Course Spotlight: Sociology of Taste
MET ML 716, Sociology of Taste, with Dr. Connor Fitzmaurice, will be offered as a hybrid class in the spring 2022 semester.
Taste has an undeniable personal immediacy: producing visceral feelings ranging from delight to disgust. As a result, in our everyday lives we tend to think about taste as purely a matter of individual preference. However, for sociologists, our tastes are not only socially meaningful, they are also socially determined, organized, and constructed. This course will introduce students to the variety of questions sociologists have asked about taste. What is a need? Where do preferences come from? What social functions might our tastes serve? Major theoretical perspectives for answering these questions will be considered, examining the influence of societal institutions, status seeking behaviors, internalized dispositions, and systems of meaning on not only what we enjoy–but what we find most revolting.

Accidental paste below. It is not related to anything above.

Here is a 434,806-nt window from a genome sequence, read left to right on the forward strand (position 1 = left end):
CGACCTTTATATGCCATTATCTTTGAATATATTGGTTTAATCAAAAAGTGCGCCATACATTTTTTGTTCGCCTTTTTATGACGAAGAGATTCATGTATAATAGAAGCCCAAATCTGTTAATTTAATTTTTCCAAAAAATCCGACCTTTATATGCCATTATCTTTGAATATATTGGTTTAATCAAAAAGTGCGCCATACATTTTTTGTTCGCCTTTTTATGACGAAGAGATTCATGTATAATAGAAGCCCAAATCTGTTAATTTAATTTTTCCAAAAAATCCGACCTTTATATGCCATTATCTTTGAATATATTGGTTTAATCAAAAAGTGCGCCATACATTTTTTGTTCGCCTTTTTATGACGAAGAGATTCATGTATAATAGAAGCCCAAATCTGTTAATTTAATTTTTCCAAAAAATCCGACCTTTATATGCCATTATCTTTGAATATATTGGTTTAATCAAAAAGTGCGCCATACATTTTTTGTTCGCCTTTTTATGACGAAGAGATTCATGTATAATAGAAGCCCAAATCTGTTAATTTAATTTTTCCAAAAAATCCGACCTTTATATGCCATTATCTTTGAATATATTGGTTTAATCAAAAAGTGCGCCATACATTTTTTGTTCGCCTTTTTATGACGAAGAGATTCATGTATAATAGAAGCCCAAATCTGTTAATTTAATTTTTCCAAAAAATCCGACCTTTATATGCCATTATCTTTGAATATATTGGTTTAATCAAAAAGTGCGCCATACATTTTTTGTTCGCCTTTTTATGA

This course is a graduate level seminar where discussion and class participation are central to student success. As such, this class will feature weekly zoom meetings on Thursday evenings throughout the semester from 6:00 pm to 8:45 pm (with a mid-class break!).
Students will be able to take advantage of three in-person learning opportunities during the spring 2022 semester. During these weeks there will be no Thursday evening Zoom meeting:
- Saturday, March 19, 10 am to 12:45 pm – Project workshop, on campus
- Saturday, April 16th from 11:00 am to 1:00 pm (Rain date April 23rd) – Farm visit
- Saturday, April 30th from 10:00 am to 12:45 pm – Final research presentations, on campus
Opportunities for asynchronous participation will be available via blackboard.
This class is open to graduate students and upper level undergraduates. Non-degree seeking students may register here.